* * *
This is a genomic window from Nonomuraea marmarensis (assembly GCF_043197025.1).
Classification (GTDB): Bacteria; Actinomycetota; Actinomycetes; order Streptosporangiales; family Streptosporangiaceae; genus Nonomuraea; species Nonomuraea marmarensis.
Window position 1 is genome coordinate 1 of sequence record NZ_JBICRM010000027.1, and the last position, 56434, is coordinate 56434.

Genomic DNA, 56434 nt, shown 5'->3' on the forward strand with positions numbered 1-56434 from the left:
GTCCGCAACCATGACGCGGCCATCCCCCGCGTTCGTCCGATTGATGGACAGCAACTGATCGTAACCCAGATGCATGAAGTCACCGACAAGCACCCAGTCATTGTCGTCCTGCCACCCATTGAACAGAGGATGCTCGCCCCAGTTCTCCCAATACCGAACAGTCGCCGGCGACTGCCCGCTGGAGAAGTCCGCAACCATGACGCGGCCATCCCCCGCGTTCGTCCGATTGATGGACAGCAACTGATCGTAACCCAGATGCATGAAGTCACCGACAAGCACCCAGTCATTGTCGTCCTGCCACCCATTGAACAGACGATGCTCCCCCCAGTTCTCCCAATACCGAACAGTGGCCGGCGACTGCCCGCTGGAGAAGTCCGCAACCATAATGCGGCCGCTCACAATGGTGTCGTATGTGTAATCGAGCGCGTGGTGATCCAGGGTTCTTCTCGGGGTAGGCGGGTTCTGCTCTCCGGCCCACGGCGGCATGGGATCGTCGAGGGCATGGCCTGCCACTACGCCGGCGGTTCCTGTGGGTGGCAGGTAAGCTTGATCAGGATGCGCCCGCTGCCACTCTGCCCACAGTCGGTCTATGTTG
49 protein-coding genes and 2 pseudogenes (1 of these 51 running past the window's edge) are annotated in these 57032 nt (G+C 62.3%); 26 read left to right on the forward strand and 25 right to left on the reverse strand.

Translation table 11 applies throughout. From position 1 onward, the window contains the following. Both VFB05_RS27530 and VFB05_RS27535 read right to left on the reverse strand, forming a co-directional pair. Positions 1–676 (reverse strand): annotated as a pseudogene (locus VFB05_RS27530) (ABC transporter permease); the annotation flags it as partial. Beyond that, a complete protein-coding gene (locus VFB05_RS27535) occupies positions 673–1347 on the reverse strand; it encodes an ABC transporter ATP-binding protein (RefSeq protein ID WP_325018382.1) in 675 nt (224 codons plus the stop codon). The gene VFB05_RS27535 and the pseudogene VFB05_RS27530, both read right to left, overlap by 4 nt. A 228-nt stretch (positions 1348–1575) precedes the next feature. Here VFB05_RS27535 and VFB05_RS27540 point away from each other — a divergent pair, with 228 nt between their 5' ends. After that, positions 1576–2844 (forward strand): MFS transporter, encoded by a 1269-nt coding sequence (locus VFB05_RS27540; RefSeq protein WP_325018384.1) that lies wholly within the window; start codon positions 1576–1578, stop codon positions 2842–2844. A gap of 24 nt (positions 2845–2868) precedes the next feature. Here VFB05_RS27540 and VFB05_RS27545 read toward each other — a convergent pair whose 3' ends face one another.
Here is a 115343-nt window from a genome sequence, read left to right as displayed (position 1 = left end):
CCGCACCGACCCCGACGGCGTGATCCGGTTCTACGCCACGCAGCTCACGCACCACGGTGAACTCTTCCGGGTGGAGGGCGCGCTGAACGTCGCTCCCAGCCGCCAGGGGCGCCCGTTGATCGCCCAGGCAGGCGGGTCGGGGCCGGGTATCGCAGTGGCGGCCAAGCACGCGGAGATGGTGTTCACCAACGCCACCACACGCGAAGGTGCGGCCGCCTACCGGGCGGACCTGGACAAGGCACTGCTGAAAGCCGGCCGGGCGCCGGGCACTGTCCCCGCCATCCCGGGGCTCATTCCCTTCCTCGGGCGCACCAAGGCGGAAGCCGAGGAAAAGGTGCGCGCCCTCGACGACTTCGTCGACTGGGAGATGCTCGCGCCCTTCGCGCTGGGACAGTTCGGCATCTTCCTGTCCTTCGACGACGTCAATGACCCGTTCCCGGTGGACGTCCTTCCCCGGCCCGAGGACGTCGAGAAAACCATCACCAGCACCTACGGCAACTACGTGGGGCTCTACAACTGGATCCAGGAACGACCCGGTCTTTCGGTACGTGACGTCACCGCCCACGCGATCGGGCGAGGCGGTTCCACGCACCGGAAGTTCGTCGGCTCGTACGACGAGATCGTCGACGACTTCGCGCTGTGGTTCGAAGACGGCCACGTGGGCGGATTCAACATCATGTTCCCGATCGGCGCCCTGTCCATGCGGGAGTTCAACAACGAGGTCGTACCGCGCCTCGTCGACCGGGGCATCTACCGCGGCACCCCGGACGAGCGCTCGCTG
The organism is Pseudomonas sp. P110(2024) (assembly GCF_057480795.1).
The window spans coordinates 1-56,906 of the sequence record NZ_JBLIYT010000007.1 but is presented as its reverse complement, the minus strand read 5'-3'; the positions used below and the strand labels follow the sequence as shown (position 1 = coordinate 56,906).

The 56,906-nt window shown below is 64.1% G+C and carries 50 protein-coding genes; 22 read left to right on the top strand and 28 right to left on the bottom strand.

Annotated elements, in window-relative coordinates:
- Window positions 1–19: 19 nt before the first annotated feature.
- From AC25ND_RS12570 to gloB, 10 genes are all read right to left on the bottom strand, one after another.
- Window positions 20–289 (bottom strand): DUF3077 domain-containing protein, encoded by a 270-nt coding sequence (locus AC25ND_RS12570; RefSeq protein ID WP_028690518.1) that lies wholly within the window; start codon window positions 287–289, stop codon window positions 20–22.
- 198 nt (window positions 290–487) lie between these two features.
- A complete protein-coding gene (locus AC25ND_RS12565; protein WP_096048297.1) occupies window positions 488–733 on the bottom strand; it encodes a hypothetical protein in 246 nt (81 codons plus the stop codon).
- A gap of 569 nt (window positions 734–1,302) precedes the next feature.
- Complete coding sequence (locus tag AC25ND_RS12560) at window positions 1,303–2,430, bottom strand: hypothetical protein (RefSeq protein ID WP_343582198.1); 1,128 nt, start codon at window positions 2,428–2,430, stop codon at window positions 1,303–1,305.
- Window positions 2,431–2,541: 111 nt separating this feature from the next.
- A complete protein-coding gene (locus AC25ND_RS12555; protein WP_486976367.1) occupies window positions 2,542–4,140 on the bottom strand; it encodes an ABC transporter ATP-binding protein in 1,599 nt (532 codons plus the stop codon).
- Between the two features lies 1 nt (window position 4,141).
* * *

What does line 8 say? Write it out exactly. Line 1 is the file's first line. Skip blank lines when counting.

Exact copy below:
Here is a 115343-nt window from a genome sequence, read left to right as displayed (position 1 = left end):